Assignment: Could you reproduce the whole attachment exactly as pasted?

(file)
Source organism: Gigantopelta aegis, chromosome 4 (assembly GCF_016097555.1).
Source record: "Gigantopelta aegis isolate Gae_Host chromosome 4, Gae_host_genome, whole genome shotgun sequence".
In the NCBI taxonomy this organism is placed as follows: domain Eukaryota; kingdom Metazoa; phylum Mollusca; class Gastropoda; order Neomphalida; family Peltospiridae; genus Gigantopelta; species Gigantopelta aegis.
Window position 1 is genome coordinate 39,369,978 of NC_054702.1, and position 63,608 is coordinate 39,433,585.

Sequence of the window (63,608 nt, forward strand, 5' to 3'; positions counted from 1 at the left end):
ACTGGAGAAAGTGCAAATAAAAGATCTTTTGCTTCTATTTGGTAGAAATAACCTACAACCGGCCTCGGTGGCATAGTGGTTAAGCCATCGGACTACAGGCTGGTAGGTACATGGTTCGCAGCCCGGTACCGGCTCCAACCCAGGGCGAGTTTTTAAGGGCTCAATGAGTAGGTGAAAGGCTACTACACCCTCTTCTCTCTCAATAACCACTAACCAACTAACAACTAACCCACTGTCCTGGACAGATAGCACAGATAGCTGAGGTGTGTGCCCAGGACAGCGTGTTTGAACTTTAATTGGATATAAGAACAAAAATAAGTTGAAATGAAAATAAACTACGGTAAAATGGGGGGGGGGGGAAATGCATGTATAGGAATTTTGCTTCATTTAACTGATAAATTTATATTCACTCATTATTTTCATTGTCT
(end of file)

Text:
Source organism: Gigantopelta aegis, chromosome 4 (assembly GCF_016097555.1).
Source record: "Gigantopelta aegis isolate Gae_Host chromosome 4, Gae_host_genome, whole genome shotgun sequence".
In the NCBI taxonomy this organism is placed as follows: domain Eukaryota; kingdom Metazoa; phylum Mollusca; class Gastropoda; order Neomphalida; family Peltospiridae; genus Gigantopelta; species Gigantopelta aegis.
Window position 1 is genome coordinate 39,369,978 of NC_054702.1, and position 63,608 is coordinate 39,433,585.

Sequence of the window (63,608 nt, forward strand, 5' to 3'; positions counted from 1 at the left end):
ACTGGAGAAAGTGCAAATAAAAGATCTTTTGCTTCTATTTGGTAGAAATAACCTACAACCGGCCTCGGTGGCATAGTGGTTAAGCCATCGGACTACAGGCTGGTAGGTACATGGTTCGCAGCCCGGTACCGGCTCCAACCCAGGGCGAGTTTTTAAGGGCTCAATGAGTAGGTGAAAGGCTACTACACCCTCTTCTCTCTCAATAACCACTAACCAACTAACAACTAACCCACTGTCCTGGACAGATAGCACAGATAGCTGAGGTGTGTGCCCAGGACAGCGTGTTTGAACTTTAATTGGATATAAGAACAAAAATAAGTTGAAATGAAAATAAACTACGGTAAAATGGGGGGGGGGGGAAATGCATGTATAGGAATTTTGCTTCATTTAACTGATAAATTTATATTCACTCATTATTTTCATTGTCT